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CNC Wood Router: 5 Common Problems and Tips to Solve Them

You can get a lot done quickly while working with wood in a CNC router. But that’s not to say it’s always easy. CNC machines are fast, but you’ll often encounter the same issues you would if you were using a manual machine. 

Different types of wood have a wide range of variability and unique characteristics that present many issues that can lead to frustration during the machining process. But with the right know-how and techniques, it can produce great results. So, let’s look at the five most common CNC wood milling problems and ways to solve them.

1. Tear Out

They call it that because it makes you tear out your hair. 

Just kidding (maybe?) … but still, tear out—when the wood grain starts to splinter or fracture—is undesirable. The type and quality of the wood is often a key factor. Here are some adjustments to your CNC approach that can take care of it.

Ramp and Slow-Cut Entry

Your standard plunge cuts can overwhelm your wood.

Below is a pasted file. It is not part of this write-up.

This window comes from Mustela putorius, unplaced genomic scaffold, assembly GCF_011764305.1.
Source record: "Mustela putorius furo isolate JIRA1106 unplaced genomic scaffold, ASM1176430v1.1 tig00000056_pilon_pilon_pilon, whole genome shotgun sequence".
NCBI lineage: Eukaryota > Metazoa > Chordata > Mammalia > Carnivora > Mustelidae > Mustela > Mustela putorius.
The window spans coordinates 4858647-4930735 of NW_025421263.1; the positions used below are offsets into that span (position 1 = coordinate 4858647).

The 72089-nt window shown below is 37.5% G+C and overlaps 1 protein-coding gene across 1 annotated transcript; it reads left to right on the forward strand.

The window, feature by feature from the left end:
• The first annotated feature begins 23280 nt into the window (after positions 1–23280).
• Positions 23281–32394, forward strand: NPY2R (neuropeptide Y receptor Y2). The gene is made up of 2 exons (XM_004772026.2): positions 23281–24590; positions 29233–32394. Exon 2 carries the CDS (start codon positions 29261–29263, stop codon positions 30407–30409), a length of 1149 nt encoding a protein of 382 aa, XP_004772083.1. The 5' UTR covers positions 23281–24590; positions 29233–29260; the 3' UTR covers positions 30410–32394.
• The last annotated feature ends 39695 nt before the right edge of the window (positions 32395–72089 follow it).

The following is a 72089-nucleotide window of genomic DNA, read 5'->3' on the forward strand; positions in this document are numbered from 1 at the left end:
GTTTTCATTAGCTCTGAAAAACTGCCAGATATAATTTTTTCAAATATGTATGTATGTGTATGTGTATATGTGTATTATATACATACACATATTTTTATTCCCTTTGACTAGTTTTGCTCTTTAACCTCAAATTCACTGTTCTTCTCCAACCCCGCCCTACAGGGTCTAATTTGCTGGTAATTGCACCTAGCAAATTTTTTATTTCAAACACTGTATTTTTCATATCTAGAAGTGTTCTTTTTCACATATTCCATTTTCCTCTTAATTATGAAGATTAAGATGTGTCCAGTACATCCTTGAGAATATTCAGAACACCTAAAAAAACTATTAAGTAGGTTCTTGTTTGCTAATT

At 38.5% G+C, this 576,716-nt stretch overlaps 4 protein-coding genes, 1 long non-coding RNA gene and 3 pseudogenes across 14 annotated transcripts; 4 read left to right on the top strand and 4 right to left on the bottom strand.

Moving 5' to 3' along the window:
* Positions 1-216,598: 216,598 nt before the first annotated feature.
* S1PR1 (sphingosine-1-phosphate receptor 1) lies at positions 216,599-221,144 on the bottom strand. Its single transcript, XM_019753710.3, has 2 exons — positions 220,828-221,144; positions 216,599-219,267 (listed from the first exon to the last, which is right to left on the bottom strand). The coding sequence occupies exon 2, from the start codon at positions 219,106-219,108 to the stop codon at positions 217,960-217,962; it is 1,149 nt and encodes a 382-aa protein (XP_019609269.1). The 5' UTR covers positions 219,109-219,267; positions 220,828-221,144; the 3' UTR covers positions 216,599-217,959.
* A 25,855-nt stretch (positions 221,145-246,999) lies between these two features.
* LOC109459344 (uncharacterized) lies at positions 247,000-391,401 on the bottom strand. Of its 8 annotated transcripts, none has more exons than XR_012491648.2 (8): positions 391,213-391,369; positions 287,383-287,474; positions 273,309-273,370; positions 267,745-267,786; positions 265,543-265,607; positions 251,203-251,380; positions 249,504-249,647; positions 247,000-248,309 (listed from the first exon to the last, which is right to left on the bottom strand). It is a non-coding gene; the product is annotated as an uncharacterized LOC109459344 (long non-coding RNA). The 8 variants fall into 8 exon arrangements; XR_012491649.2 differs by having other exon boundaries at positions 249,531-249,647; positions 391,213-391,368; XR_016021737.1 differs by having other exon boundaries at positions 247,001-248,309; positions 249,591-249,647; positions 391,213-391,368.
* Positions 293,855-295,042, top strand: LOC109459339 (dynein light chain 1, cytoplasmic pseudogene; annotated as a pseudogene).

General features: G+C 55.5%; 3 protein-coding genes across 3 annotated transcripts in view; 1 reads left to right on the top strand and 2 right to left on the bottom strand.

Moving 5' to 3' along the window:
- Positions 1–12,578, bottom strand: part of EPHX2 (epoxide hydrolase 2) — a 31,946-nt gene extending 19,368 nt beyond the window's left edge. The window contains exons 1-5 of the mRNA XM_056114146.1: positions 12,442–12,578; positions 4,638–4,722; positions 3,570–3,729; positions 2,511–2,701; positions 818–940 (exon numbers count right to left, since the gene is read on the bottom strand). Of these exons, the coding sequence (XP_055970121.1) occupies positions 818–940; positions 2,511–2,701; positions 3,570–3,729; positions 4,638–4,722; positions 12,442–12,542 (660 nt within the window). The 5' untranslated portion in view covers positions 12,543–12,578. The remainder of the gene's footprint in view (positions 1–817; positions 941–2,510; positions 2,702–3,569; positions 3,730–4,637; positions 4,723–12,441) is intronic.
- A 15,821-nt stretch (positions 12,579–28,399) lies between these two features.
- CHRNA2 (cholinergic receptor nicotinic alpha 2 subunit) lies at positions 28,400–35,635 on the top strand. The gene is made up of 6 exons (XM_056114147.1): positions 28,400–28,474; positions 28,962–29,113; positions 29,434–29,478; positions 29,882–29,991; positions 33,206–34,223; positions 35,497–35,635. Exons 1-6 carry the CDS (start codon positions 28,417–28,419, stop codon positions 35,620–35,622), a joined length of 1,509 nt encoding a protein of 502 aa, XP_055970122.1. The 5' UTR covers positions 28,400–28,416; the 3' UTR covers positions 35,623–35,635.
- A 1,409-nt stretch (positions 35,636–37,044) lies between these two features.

Instead, try ramping your tool in at an angle and reducing speed when entering the cut. This approach isn’t as hard on the wood or your tool. 

Choose Straight Flute Bits

The shape of the cutting edge on helical bits tends to pull up on wood when cutting, which can cause tearing.

The obvious alternative is to use straight bits. They might still put a bit, but less so. And while you’re at it, opt for longer-lasting tungsten carbide bits instead of high-speed steel for maximum performance.

Implement Scoring Cuts

Scoring is a valuable technique for smoother cuts in many different disciplines. CNC wood routing is no exception.

Score the surface at the edge of your cut with a knife (you can even do this with a CNC tool). At that point, you should have a clean cut free of splinters.

Apply Climb Cutting

In conventional cutting, you feed the workpiece against the router bit’s direction of rotation. The cutter collides with the wood, sometimes causing splintering.

In climb cutting, you feed the wood in the same direction as the bit is rotating. The cutting tool eases into the wood, creating chips that start thin and then get thicker as the bit goes farther. This approach reduces the cutting forces and risk of tear-out.

Use a Backer Board

Sometimes, all you need to minimize tear-out is more support.

That’s where a backer board comes in. Clamp a backer against your end grain, for example. That should let you cut with the grain without splintering. Or use your spoil board as a backer for the bottom of a cut.

2. Burn Marks

At the risk of being too elementary, wood burns when it gets hot.

Cutting wood creates a lot of friction and, by extension, heat. Anytime you have to keep it in one spot, you run the risk of burn marks. Use good, sharp bits, for starters. Here are some other things you can do to prevent this issue.